Challoner’s Reflection on The Imitation of Christ1

CHAPTER LT.: When We Cannot Attain to the Highest, We Must Practice the Humble Works

To contemplate God and to love Him, and still to contemplate and love Him; that is heaven. The soul, here below, sometimes receives a foretaste of it; it feels itself full of ardour and inebriated with joy; it says: It is good for us to be here (Matthew 17:4Open Link in New Window). But soon the time of trial arrives: we must descend from Tabor and walk in the way of the cross. Happy the soul which, in abandonment, dryness, and sufferings, remains in peace, without letting itself be cast down, and without murmuring; which, faithful to Jesus dying, follows Him courageously to Calvary; and, having partaken of the banquet of the bridegroom, ready to share his sacrifice, cries out like one of the Apostles: Let us also go, that we may die with Him (John, 11:16).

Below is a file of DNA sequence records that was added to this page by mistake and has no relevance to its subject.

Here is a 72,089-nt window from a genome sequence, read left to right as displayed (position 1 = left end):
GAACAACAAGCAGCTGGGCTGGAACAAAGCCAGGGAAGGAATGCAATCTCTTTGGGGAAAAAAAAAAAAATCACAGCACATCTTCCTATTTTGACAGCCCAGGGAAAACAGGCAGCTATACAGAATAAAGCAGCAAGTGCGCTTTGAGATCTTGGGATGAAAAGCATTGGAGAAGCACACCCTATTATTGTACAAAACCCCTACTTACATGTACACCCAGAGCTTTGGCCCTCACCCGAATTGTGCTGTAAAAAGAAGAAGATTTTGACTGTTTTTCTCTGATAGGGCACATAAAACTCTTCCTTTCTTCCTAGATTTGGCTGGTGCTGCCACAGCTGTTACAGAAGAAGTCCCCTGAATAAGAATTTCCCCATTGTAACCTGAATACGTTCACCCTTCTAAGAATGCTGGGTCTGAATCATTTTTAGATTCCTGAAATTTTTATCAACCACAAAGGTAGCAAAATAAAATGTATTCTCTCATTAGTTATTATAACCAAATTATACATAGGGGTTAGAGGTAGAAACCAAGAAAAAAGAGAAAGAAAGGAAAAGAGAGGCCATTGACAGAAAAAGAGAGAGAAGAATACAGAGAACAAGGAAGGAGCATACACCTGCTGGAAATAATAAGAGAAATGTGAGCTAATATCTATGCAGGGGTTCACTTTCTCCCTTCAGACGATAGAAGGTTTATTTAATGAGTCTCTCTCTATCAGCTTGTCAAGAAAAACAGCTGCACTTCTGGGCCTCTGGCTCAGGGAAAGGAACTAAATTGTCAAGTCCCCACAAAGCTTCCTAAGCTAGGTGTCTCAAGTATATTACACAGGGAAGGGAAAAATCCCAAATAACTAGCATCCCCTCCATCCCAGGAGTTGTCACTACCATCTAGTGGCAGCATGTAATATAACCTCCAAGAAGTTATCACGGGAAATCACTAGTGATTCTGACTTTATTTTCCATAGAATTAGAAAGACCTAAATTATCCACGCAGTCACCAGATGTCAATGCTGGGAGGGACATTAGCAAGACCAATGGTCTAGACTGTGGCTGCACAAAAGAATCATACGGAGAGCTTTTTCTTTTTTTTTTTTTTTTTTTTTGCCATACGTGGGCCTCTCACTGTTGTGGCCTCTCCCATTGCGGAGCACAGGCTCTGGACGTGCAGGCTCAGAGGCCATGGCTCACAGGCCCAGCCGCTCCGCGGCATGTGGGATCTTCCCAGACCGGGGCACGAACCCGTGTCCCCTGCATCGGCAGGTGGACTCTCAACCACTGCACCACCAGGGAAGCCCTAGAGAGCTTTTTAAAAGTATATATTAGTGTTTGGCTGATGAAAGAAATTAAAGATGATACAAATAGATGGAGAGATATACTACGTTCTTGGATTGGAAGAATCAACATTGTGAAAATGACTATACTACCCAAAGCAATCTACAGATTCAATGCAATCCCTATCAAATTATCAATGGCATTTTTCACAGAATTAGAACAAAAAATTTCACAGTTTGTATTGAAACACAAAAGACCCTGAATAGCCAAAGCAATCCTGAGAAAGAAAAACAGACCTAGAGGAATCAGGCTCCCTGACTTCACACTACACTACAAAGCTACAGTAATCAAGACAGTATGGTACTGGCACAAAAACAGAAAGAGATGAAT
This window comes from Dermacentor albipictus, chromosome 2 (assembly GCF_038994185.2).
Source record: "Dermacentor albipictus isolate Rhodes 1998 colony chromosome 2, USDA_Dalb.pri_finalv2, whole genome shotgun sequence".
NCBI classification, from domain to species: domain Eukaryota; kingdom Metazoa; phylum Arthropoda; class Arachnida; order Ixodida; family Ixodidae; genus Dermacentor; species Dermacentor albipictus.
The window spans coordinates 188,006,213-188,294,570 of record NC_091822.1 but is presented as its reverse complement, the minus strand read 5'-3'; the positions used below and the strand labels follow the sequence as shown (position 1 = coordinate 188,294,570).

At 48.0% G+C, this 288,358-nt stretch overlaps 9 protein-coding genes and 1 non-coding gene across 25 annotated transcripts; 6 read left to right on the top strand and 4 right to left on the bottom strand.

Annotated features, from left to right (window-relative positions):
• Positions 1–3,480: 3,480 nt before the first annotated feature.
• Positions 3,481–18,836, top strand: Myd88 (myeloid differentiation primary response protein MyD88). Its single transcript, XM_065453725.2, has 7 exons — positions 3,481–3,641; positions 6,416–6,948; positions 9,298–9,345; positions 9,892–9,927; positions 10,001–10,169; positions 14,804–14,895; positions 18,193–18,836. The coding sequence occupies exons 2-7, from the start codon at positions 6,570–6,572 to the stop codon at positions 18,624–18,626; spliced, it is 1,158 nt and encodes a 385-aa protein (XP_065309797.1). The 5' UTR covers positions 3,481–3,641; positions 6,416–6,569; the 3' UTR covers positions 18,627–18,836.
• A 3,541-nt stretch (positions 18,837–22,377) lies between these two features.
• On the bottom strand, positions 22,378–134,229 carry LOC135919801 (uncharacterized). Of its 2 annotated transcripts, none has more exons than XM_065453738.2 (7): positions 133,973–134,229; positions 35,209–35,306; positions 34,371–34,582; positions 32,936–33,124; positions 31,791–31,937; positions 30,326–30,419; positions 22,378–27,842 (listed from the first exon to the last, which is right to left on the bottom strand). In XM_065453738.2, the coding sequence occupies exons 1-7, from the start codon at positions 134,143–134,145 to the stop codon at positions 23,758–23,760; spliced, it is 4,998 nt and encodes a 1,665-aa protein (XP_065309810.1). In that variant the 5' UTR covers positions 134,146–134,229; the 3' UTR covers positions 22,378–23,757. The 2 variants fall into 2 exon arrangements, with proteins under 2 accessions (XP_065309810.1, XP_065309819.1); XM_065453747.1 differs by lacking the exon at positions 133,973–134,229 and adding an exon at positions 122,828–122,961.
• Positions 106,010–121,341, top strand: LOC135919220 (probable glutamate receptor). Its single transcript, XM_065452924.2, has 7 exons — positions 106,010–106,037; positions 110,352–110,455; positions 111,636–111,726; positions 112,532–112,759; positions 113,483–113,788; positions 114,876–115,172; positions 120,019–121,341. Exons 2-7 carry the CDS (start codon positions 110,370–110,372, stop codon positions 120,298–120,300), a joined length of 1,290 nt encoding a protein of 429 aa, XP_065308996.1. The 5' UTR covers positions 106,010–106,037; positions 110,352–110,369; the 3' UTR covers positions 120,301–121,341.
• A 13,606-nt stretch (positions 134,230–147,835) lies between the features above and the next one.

O my God, I languish at a distance from Thee; I am involved in darkness, in trouble and sorrow; I feel the whole weight of a mortal and corruptible body which oppresses my soul. Hasten, I beseech Thee, hasten thy return; dilate my heart by the joy which it will cause me, to the end that I may once more perceive the comfort resulting from walking steadily in the way of thy commandments. In fine, grant me, in order to support me amidst the sufferings of this life, a firm hope and a foretaste of the life to come. Amen.

  1. Right Rev. R. Challoner, D.D., V.A., Imitation of Christ, Dublin: McGlashan and Gill, 1873

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